Living in Japan has its perks. You have access to a very convenient public transportation system, get treated with the utmost courtesy (even at the local AM/PM) and get to play Japanese developed video games months before they are released anywhere else. The most recent game I’ve managed to get my grubby hands on here in the Land of the Rising Sun is Capcom’s quirky cel-shaded action title, Viewtiful Joe.
The demo I got to play was fairly short and not terribly challenging, but I was able to become familiar with the title’s unique gameplay and do plenty of butt kicking in the process. The demo starts out in a tutorial mode and explains how to use the control stick to jump and duck under enemy attacks. You can stay in this mode as long as you wish, beating up an endless stream of baddies while coming to grips with the controls, but I was ready to go in about thirty seconds and exited out of the tutorial with a quick click of the Z button.
After leaving the tutorial, which took place against a plain black backdrop, you are thrown into an actual level with a beautiful outdoor background that appears to be a combination of cel-shaded polygons and hand drawn sprites. As I began to run forward I immediately noticed the 2.5D nature of Viewtiful Joe’s gameplay. By 2.5D I mean that the game takes place in a 3D world, but the main character (Joe) travels through it on a linear path.
I was soon accosted by more of the robo-baddies that were in the tutorial, so I used a few well-timed dodges followed by some stylish punch/kick combos to eliminate the threat. Doing combos in the game is quite easy, as all you have to do is repeatedly press the X button (punch), the Y button (kick) or a combination of both. Pressing the A button causes to Joe to jump and some slick looking combos can be performed while in midair. I was very impressed with the tightness of Viewtiful Joe’s gameplay and how responsive the game was to your commands.
Each level in Viewtiful Joe appears to be broken up into many smaller sections. After you complete one of these mini-sections, which sometimes only consists of a handful of baddies and about twenty seconds of gameplay, you are shown a screen that breaks down how well you did (ie – how ‘stylishly’ you performed your butt kicking and how many items you collected) and gives you a grade accordingly. The only grades I saw were A for ‘Awesome!’ and B for ‘Baaaaaaad’ (as in good).
I continued to move on through the level, collecting movie reels (though I’m still not sure of their purpose), beating up enemies and marveling at how Joe seamlessly twists and turns through the gorgeous 3D environment. Soon I was treated to a cut scene of a blue spandex-wearing, potbellied superhero challenging me (with English voice acting) to a fight. Using the same dodge and strike techniques that worked against the robo-baddies, I made quick work of him and was soon in another cut scene. He tells me that I have now unlocked the power to transform into a superhero, and an explosion of light suddenly envelops Joe and he emerges as a red spandex-wearing superhero (thankfully minus the potbelly).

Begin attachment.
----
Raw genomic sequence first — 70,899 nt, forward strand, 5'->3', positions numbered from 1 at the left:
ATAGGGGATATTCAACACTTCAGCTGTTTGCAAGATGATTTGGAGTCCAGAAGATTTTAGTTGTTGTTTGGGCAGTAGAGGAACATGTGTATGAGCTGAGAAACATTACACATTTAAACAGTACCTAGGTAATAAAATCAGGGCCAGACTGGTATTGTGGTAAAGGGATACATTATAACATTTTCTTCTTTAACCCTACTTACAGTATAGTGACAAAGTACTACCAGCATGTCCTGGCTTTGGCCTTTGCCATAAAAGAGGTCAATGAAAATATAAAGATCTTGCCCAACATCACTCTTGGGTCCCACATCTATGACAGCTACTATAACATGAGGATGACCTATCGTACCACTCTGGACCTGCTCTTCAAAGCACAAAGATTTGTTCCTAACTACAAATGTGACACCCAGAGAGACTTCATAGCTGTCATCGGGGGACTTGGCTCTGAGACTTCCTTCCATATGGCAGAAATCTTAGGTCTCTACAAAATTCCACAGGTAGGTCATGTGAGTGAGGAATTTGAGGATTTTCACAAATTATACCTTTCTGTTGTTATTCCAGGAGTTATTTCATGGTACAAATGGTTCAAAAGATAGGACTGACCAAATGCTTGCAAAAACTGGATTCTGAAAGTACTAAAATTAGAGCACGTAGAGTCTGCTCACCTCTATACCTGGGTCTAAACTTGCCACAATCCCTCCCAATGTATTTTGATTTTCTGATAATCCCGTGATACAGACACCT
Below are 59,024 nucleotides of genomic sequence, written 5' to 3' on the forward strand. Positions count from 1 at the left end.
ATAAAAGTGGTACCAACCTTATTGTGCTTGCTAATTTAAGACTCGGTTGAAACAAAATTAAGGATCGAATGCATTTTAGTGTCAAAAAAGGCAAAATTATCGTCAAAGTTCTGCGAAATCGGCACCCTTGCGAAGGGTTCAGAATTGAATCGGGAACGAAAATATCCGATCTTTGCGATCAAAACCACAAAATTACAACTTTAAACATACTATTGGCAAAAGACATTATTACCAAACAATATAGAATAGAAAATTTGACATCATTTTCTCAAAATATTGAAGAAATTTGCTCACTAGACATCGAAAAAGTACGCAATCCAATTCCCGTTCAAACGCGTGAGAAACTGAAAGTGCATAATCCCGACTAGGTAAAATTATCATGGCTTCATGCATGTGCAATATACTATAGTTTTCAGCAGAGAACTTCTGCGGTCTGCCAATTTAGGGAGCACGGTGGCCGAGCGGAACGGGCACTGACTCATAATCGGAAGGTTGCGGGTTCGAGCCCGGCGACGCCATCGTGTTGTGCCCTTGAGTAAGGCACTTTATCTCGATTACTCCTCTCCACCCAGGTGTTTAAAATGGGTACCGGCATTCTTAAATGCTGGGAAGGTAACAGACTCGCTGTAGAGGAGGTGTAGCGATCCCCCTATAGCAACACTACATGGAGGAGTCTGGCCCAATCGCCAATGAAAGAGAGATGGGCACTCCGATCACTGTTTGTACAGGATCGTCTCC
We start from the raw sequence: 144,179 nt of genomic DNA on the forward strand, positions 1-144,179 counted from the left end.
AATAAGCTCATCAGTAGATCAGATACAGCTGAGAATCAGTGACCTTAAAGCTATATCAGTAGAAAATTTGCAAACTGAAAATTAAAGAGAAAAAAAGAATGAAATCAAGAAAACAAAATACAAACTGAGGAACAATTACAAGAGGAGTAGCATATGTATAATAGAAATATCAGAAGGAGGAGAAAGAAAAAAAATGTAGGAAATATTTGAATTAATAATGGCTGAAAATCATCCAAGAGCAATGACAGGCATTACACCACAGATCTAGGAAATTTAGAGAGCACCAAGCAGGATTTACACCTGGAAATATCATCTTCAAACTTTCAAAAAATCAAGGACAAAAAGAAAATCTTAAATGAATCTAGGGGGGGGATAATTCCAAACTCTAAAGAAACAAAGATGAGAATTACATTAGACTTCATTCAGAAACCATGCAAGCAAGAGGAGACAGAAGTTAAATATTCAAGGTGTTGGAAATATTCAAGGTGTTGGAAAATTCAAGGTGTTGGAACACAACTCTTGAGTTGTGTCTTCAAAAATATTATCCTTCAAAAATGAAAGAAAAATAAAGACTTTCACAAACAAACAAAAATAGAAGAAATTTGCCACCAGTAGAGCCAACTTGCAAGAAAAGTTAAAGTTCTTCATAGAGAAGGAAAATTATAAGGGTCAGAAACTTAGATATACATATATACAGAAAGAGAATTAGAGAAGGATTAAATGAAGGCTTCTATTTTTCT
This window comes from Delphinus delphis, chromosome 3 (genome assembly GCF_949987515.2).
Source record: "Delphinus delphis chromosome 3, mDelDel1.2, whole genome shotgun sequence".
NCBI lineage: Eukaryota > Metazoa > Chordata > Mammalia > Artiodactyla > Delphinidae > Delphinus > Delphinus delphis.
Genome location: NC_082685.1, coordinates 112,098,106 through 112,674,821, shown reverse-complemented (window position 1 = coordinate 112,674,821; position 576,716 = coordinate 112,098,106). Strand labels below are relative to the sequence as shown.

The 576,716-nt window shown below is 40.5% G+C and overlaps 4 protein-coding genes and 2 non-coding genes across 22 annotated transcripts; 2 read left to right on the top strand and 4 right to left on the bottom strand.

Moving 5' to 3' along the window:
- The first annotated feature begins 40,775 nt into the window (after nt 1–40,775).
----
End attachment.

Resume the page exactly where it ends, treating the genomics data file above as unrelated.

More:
The demo now continues and I am given an explanation on how to pull off Joe’s newfound superhero moves in another quick tutorial. Our hero Joe can now perform a nifty double jump and the L and R triggers can be used to slow down or speed up time respectively. The slow down feature causes everything on-screen to move at a crawl and is great when trying to avoid multiple enemies, while at the same time allowing you to unleash some super powerful strikes. When the R trigger is pressed to activate the speed up special, the entire screen turns blurry and Joe can pull off some awesome combinations at breakneck speeds. While you are using either of these special attacks, an on-screen meter is depleted and when it runs out Joe is forced to revert back to his regular self. Not to worry though, cause the meter regenerates rather quickly and when it fills up completely you transform back into your powerful superhero alter ego.
By the time the demo had finished I had the chance to use these new powers for things such as slowing down background hazards to make advancing easier (like suits of armor that swing axes) or slowing down a slot machine to open a locked door. Capcom promises that Joe’s superhero powers will be used in many unique ways that will keep the gameplay fresh and exciting and, judging from the demo, I can safely say that they are absolutely correct.
Viewtiful Joe is poised to be one of the most uniquely entertaining gameplay experiences of the year and is high atop my personal must-have list. The GameCube really needs some quality third party support at the moment, so it’s wonderful to see Capcom deliver an exclusive title that looks and plays so fabulously. Keep checking back to Thunderbolt for more info on this and other titles in Capcom’s Big 5 GameCube line-up.
Capcom is aiming for a September release for Viewtiful Joe in the US, with the Japanese release set to ship early next month. The game’s European release has yet to be announced.